As the coronavirus (COVID-19) pandemic continues to impact on businesses and rapid COVID-19 testing becomes more reliable, more employers are considering rolling out rapid testing of their workforce to help protect the safety of their employees and ensure their companies can continue to function. In these situations, an employer will be required to collect, use, and record personal and special category data. Alongside the employment law issues surrounding the testing, is the issue surrounding data protection, which is often overlooked.
Special Category Data
Results of any test are identified as health data of an employee, they would be classified as ‘special category data’, meaning employers are required by data protection law to put extra protections in place to ensure such data is used in accordance with legal obligations.
Data Protection Impact Assessment (‘DPIA’)
The ICO has indicated that a data protection impact assessment (‘DPIA’) should be undertaken to ensure you have both considered and put in place the appropriate safeguards for the use of test results. Just some of the subjects that companies will have to have detailed in its DPIA include:
- What lawful basis do you have for using the data?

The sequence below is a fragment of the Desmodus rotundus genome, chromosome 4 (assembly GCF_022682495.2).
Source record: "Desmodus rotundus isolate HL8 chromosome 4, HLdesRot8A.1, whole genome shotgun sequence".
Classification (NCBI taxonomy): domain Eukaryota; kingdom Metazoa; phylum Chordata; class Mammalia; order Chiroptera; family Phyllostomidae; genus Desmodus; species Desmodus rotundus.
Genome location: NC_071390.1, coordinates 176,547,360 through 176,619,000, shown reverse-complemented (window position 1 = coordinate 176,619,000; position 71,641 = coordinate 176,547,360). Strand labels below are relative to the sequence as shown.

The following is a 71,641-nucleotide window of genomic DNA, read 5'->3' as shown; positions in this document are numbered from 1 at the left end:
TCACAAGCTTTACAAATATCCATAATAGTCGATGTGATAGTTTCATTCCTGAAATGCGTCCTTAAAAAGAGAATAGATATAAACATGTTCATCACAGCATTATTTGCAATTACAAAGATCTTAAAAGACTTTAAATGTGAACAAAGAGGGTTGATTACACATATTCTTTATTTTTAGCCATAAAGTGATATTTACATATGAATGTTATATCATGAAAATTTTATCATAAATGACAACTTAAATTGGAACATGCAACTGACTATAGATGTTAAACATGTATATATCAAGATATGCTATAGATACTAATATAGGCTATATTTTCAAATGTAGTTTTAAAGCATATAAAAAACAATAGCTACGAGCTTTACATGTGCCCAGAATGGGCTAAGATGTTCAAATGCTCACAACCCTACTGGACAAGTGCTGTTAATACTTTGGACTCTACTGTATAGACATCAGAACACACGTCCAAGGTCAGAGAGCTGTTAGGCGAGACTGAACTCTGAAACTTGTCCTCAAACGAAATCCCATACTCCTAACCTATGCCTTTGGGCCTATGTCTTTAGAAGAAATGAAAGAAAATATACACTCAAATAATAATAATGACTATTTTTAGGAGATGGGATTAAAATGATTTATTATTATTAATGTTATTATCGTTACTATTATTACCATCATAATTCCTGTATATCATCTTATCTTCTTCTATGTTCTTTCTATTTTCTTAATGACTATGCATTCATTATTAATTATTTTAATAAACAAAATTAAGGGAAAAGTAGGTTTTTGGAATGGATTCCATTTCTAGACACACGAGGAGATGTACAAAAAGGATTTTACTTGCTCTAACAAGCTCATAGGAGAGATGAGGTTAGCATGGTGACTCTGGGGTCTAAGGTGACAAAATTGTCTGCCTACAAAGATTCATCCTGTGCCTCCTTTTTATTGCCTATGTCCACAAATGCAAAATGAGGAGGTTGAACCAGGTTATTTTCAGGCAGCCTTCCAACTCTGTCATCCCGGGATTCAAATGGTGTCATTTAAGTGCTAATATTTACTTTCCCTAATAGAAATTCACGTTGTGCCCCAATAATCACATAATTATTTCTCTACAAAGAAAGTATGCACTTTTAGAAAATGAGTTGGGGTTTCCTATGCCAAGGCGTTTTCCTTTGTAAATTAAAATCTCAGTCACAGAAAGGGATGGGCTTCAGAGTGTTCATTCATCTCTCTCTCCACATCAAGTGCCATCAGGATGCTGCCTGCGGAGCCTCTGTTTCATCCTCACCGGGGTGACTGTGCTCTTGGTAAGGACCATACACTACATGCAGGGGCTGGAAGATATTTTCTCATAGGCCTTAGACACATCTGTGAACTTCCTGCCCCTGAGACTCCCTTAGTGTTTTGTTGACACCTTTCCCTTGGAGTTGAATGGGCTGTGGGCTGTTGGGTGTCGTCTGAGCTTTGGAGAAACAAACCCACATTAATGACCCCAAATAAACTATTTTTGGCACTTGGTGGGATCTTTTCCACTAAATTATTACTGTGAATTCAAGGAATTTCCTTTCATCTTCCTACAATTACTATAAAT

- How are the tests administered?
- How results are obtained, used, and communicated?
- How regularly testing will be required?
- How long data will be held for>
- How the data processed will be limited, protected, and deleted once its use had ceased?
A failure to undertake a DPIA, or to properly address these matters before commencing a process of testing could expose the company to fines from the ICO (Information Commissioner’s Office).
Data Protection is a complex area of law, Steeles Law’s experts in data protection are available to advise on all aspect of the law around employee testing, both the employment law and data protection regulations. If you would like to discuss any of the points in this article or learn more about how the team can support you and your business, please do not hesitate to call 01603 598000 or email firstname.lastname@example.org.
*The information provided in this article is designed to provide useful information on the subject but does not to provide specific legal advice.